So why am I writing this? Because I generated some fake data recently and in the process of testing I lost which was the fake bit. We needed some for testing an algorithm we are developing and I needed both real data and data that was a bit like the real data, but slightly different. So I set about programmatically changing subtle parts of the data sets to generate this new real + fake data set. It took less than an hour and after that time it was hard to tell them apart. Did I publish it? No, absolutely not. Could I have published it? Quite possibly. So I write this not as a ludicrous scare story that we need to stop using open data immediately, but more as a 'we should probably think about this a bit'. Forewarned is forearmed kind of thing. And this sort of thing does happen.

In July 2017, fake data was deliberately published by Nasdaq as the exchange closed solely for testing purposes and not for wider consumption. There were many warning this was going to happen. Despite this, various major outlets including Bloomberg and Google, published this data as real. So anyone can be fooled, even when you're told about it in advance.

Caveat emptor.


For further information, please contact:
Tony Stephenson
Chief Operating Officer, FactBio
T: 07899 796655
E: tony@factbio.com


FactBio To Sponsor ICBO 2017
FactBio CEO will also give keynote speech

News 9 August 2017

FactBio Bird Logo FactBio is sponsoring ICBO 2017 (International Conference on Biomedical Ontology) in Newcastle, UK.

The global event, which is now an established feature in the ontology world, brings together representatives of all major communities involved in the development and application of ontologies in biomedicine and related areas. Together, they address issues pertaining to coordinated development of ontological resources, as well as their optimal use in applications.

In addition to sponsoring the event, Dr James Malone, CEO of FactBio will also be giving a keynote speech on the future of bio-ontologies and data curation. The talk will cover topics including the impact of machine learning and crowd sourcing on building ontologies and the role ontologies play in security and fake data detection.

Dr James Malone, CEO of FactBio said: "With the growth of ontologies in managing biological data, ICBO is now a crucial event for ensuring the best practices are shared globally. We are delighted to sponsor such a prestigious event, and look forward to hearing the many excellent presentations and discussions."


For further information, please contact:
Tony Stephenson
Chief Operating Officer, FactBio
T: 07899 796655
E: tony@factbio.com


FactBio Launches Kusp Version 2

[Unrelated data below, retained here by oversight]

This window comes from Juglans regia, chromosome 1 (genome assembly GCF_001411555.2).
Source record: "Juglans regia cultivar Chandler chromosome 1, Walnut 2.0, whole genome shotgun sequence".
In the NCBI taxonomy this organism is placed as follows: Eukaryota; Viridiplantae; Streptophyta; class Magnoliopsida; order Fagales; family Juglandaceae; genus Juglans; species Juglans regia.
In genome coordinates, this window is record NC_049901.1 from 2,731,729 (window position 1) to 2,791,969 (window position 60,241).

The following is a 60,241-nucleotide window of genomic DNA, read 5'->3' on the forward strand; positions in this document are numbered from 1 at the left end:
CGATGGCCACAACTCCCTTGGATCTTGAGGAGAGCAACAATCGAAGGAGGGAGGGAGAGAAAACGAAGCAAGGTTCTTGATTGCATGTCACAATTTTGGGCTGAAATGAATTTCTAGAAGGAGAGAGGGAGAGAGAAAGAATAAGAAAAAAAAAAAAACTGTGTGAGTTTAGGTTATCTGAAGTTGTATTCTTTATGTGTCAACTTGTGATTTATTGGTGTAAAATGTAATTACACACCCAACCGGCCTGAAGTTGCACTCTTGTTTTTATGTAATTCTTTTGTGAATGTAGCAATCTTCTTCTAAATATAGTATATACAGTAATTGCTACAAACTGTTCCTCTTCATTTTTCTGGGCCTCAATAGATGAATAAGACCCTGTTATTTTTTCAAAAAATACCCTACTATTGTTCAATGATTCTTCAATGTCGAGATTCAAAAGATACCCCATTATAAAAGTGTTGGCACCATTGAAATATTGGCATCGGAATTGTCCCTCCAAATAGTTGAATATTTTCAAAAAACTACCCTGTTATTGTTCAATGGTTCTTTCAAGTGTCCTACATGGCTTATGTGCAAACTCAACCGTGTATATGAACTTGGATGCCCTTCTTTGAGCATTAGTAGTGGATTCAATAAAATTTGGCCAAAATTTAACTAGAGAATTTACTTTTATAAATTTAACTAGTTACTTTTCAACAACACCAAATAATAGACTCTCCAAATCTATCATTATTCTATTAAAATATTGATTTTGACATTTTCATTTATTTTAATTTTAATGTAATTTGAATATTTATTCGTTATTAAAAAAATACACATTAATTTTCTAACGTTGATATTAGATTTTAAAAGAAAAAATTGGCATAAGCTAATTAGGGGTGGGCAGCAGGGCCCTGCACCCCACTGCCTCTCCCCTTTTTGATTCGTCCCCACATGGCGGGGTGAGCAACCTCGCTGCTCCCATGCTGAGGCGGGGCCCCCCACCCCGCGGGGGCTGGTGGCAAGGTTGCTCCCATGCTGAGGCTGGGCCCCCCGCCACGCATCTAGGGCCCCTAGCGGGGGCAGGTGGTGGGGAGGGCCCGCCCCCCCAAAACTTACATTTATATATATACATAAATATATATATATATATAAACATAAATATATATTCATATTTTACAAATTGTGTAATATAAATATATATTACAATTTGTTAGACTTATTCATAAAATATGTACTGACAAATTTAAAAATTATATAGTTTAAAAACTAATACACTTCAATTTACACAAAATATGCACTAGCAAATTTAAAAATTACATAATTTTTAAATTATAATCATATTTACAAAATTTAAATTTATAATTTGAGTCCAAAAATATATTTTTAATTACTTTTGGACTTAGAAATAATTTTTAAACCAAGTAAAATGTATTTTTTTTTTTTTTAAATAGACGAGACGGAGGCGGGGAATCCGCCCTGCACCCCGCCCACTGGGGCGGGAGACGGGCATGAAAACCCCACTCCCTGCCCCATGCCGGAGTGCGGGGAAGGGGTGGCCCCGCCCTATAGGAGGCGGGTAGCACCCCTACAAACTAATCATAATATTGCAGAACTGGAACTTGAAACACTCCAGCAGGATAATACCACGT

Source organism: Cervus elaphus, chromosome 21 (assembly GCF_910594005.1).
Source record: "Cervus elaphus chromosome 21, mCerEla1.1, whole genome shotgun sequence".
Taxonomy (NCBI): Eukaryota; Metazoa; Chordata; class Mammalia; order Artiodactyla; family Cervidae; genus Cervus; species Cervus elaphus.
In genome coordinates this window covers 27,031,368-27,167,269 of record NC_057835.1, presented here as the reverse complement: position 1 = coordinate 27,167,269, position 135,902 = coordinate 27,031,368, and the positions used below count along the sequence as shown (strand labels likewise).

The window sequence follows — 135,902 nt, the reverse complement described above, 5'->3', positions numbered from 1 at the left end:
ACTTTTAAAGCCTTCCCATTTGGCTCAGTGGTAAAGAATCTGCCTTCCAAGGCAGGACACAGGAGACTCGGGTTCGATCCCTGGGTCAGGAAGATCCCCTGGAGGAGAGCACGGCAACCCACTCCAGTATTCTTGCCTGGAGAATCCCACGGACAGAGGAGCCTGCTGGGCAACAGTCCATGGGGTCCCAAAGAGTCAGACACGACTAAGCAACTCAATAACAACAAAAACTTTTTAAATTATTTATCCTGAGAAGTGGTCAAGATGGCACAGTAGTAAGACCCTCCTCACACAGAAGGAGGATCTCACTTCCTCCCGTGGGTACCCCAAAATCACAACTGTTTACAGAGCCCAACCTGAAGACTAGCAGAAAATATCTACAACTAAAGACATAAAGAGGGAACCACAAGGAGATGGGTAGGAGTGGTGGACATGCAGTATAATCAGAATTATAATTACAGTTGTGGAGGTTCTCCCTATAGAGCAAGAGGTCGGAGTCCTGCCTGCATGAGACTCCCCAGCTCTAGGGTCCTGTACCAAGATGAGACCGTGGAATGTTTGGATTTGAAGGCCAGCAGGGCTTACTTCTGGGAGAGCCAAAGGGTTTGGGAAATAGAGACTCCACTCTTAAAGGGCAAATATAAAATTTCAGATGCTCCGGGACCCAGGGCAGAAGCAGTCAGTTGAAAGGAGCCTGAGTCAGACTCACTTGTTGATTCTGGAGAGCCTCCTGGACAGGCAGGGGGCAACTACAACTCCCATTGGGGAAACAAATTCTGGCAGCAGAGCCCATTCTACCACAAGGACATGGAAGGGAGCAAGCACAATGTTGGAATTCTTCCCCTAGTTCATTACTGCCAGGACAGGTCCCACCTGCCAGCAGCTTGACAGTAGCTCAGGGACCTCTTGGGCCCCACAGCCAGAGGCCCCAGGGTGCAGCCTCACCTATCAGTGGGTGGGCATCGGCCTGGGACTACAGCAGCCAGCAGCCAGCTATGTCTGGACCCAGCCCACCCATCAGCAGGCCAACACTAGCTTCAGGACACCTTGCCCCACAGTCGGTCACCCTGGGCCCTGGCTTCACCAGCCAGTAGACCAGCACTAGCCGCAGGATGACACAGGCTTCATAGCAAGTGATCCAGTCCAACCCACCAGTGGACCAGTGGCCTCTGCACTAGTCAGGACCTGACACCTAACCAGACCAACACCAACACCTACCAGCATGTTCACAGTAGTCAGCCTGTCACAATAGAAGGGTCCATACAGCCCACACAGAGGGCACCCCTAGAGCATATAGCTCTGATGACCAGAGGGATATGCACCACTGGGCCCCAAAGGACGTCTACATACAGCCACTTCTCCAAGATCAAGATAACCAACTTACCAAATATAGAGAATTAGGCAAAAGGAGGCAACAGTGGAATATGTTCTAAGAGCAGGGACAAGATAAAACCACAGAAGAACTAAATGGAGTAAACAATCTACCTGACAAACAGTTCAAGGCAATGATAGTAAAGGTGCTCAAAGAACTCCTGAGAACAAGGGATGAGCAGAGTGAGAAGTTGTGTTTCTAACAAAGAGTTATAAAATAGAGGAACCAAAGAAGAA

Upgraded platform now includes collaboration features and better tools

News 5 July 2017

Kusp logo FactBio, has launched Version 2 of Kusp (Knowledge Sharing Platform), its flagship product.

The improved platform boasts a number of new features, which have been developed in response to user feedback. These include a collaborative element and improved annotation rules.

A major new feature is the improved collaboration tool which allows users to share data they load into Kusp with other users or groups of users. Collaboration features allow sharing of BioBuckets between individuals and between groups of people along with setting permission levels such as 'viewer' or 'editor' of a BioBucket. Alongside this, there is a groups feature to group datasets together into related categories, which can then be shared with collaborators.

The improved annotation rules allow users to add context specific rules. This could include specific rules related to individual companies and organisations, and allow users to tailor matches to specific column headers. This includes partial matching, which allows users to accelerate auto-annotation, enabling individual cells to be matched based on parts of their values. This helps to cut through the noise often found with data to detect the value of interest, and accelerate the annotation process. In addition, Kusp now has stopwords, which enable users to tell Kusp to ignore specific values not intended to be annotated.

Finally, Kusp now has faster upload and downloads of data, which will improve annotation speeds. In addition, FactBio is now working to improve access to Kusp through an API.

Dr James Malone, CEO of FactBio said: "These new features have been developed in response to user feedback. As we expand the number of users for Kusp, we continue to develop the platform to ensure that Kusp becomes the 'go-to' platform for data annotation. In addition to the current improvements included in version 2, we have a series of new developments in the pipeline which will be announced later this year."


For further information, please contact:
Tony Stephenson
Chief Operating Officer, FactBio
T: 07899 796655
E: tony@factbio.com


FactBio Moves to New Offices and Expands Team

News 27 March 2017